Ragged mallow (Abutilon pannosum)

KingdomPlantae
PhylumTracheophyta
ClassMagnoliopsida
OrderMalvales
FamilyMalvaceae
GenusAbutilon (1)
SizeHeight: 1 - 3 m (2)

The ragged mallow has not yet been assessed by the IUCN Red List.

The ragged mallow (Abutilon pannosum) is a shrubby herb (3) with erect or spreading stems which branch out from the base. The stems are covered with yellow hairs (4).

The oval or heart-shaped leaves of this tall perennial shrub (2) (4) are velvety on both surfaces and have irregularly toothed edges (2) (3) (4).

The flowers of the ragged mallow are located on the ends of long stalks (4), and are either solitary (2) (4) or found in clusters (4). Each flower has five petals (4) which are approximately two centimetres long (2), and are either yellow (2) (4) or orange with a dark red to purple base (3).

The ragged mallow produces small, rounded fruits which have obvious ridges and furrows (2). Each fruit is densely packed with flat compartments, with one seed per section (4).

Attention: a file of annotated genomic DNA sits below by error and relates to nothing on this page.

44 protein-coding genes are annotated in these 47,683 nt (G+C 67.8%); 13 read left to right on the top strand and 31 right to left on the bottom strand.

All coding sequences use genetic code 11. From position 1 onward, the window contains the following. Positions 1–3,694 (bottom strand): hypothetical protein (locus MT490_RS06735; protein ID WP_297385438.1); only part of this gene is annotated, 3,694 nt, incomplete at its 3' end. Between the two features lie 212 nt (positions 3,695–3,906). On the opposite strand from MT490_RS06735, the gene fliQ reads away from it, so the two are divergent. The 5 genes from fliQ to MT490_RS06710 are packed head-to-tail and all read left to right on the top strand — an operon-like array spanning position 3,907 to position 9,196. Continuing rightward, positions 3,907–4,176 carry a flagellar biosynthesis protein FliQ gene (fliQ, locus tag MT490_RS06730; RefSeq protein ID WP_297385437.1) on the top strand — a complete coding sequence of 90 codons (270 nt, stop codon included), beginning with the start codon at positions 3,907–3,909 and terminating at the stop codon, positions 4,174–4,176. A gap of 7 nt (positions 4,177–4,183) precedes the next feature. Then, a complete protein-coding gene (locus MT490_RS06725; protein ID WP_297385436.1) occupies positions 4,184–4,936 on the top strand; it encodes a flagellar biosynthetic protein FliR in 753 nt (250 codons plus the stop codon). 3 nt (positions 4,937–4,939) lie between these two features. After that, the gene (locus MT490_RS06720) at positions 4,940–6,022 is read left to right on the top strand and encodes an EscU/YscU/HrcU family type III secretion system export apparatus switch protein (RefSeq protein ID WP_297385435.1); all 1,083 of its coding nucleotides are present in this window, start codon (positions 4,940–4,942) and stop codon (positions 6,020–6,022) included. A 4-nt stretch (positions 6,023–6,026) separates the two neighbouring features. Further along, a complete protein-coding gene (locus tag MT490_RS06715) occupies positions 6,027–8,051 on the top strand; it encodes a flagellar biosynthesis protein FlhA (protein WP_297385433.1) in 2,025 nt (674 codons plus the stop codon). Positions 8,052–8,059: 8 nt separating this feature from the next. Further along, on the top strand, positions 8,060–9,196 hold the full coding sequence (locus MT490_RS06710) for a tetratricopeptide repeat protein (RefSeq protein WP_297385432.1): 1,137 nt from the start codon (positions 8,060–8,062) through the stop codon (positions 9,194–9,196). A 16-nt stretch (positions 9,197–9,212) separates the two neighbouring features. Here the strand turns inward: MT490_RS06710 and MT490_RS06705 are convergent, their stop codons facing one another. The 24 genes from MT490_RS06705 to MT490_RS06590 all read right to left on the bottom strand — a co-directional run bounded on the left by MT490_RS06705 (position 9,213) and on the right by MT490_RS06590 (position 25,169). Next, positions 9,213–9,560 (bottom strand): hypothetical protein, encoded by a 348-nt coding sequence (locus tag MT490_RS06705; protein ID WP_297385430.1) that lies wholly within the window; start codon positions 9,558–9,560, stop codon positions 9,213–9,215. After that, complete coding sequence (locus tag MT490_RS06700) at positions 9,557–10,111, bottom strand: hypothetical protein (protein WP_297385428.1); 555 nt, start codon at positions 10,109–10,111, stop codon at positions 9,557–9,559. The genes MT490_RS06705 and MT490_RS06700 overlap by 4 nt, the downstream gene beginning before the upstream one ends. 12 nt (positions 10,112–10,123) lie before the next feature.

The brown (4), hairy (3) (4) seeds of the ragged mallow are usually kidney-shaped (2), and are just 2 to 2.5 millimetres long (2) (3).

The ragged mallow is found in tropical Africa (2), including Djibouti, Eritrea, northern Ethiopia, Egypt and Sudan, and across to West Africa and the Cape Verde Islands (3). This species also occurs in Asia (2) (3), where it is found in the United Arab Emirates, Pakistan and India. In Pakistan, the ragged mallow is restricted to Sindh (2).

Plantations and other cultivated areas are the preferred habitats of the ragged mallow. This species is also found along roadsides (4).

The ragged mallow is generally found at elevations of between 30 and 100 metres above sea level (3).

The flowering period of the ragged mallow varies depending on location, but in the United Arab Emirates this species is known to flower between January and June (4).

There are currently no known threats to the ragged mallow.

As the ragged mallow is not thought to be at risk of extinction, there are currently no known conservation measures in place for this species.

For more information about conservation in the Emirates:

This information is awaiting authentication by a species expert, and will be updated as soon as possible. If you are able to help please contact:
arkive@wildscreen.org.uk

  1. IUCN Red List (March, 2012)
    http://www.iucnredlist.org/
  2. Flora of Pakistan - Abutilon pannosum (March, 2012)
    http://www.efloras.org/florataxon.aspx?flora_id=5&taxon_id=250071404
  3. JSTOR Plant Science - Abutilon pannosum (April, 2012)
    http://plants.jstor.org/flora/flos000287
  4. Jongbloed, M.V.D. (2003) The Comprehensive Guide to the Wild Flowers of the United Arab Emirates. Environmental Research and Wildlife Development Agency, Abu Dhabi.